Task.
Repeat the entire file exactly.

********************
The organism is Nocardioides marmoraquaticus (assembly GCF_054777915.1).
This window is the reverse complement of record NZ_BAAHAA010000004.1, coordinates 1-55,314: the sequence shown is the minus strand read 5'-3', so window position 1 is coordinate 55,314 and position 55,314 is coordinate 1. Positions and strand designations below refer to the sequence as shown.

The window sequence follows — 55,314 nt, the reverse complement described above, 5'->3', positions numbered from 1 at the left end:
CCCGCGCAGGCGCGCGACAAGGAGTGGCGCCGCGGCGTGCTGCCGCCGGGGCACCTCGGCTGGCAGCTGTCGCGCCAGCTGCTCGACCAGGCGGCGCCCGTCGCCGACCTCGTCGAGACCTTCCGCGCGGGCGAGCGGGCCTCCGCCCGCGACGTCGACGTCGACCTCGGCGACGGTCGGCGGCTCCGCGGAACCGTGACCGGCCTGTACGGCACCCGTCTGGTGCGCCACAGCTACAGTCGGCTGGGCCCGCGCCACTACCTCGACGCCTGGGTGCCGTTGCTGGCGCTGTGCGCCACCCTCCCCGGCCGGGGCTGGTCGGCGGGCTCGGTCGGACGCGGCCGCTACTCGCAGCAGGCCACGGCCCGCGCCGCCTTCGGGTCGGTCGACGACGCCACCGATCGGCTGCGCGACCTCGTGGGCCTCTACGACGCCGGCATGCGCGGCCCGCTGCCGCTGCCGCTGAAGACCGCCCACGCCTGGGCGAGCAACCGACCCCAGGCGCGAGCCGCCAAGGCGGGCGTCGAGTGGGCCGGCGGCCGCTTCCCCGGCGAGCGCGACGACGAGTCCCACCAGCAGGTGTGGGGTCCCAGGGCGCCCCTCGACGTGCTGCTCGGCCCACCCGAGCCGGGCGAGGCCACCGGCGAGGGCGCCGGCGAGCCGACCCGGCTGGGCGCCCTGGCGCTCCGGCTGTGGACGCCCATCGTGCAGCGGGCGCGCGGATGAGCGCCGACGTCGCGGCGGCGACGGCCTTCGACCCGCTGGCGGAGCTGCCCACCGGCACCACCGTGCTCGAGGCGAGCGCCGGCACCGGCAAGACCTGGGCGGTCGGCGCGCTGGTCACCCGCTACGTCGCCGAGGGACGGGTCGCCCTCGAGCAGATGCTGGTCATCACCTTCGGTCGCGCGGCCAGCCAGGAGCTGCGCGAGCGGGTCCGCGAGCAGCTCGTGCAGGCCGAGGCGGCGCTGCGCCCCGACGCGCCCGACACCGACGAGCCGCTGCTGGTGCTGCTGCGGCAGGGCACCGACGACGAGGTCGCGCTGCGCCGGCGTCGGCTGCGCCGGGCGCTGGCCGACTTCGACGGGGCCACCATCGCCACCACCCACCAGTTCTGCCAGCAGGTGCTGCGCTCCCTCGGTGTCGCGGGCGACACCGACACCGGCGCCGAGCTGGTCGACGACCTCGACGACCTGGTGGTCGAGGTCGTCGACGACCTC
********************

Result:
The organism is Nocardioides marmoraquaticus (assembly GCF_054777915.1).
This window is the reverse complement of record NZ_BAAHAA010000004.1, coordinates 1-55,314: the sequence shown is the minus strand read 5'-3', so window position 1 is coordinate 55,314 and position 55,314 is coordinate 1. Positions and strand designations below refer to the sequence as shown.

The window sequence follows — 55,314 nt, the reverse complement described above, 5'->3', positions numbered from 1 at the left end:
CCCGCGCAGGCGCGCGACAAGGAGTGGCGCCGCGGCGTGCTGCCGCCGGGGCACCTCGGCTGGCAGCTGTCGCGCCAGCTGCTCGACCAGGCGGCGCCCGTCGCCGACCTCGTCGAGACCTTCCGCGCGGGCGAGCGGGCCTCCGCCCGCGACGTCGACGTCGACCTCGGCGACGGTCGGCGGCTCCGCGGAACCGTGACCGGCCTGTACGGCACCCGTCTGGTGCGCCACAGCTACAGTCGGCTGGGCCCGCGCCACTACCTCGACGCCTGGGTGCCGTTGCTGGCGCTGTGCGCCACCCTCCCCGGCCGGGGCTGGTCGGCGGGCTCGGTCGGACGCGGCCGCTACTCGCAGCAGGCCACGGCCCGCGCCGCCTTCGGGTCGGTCGACGACGCCACCGATCGGCTGCGCGACCTCGTGGGCCTCTACGACGCCGGCATGCGCGGCCCGCTGCCGCTGCCGCTGAAGACCGCCCACGCCTGGGCGAGCAACCGACCCCAGGCGCGAGCCGCCAAGGCGGGCGTCGAGTGGGCCGGCGGCCGCTTCCCCGGCGAGCGCGACGACGAGTCCCACCAGCAGGTGTGGGGTCCCAGGGCGCCCCTCGACGTGCTGCTCGGCCCACCCGAGCCGGGCGAGGCCACCGGCGAGGGCGCCGGCGAGCCGACCCGGCTGGGCGCCCTGGCGCTCCGGCTGTGGACGCCCATCGTGCAGCGGGCGCGCGGATGAGCGCCGACGTCGCGGCGGCGACGGCCTTCGACCCGCTGGCGGAGCTGCCCACCGGCACCACCGTGCTCGAGGCGAGCGCCGGCACCGGCAAGACCTGGGCGGTCGGCGCGCTGGTCACCCGCTACGTCGCCGAGGGACGGGTCGCCCTCGAGCAGATGCTGGTCATCACCTTCGGTCGCGCGGCCAGCCAGGAGCTGCGCGAGCGGGTCCGCGAGCAGCTCGTGCAGGCCGAGGCGGCGCTGCGCCCCGACGCGCCCGACACCGACGAGCCGCTGCTGGTGCTGCTGCGGCAGGGCACCGACGACGAGGTCGCGCTGCGCCGGCGTCGGCTGCGCCGGGCGCTGGCCGACTTCGACGGGGCCACCATCGCCACCACCCACCAGTTCTGCCAGCAGGTGCTGCGCTCCCTCGGTGTCGCGGGCGACACCGACACCGGCGCCGAGCTGGTCGACGACCTCGACGACCTGGTGGTCGAGGTCGTCGACGACCTC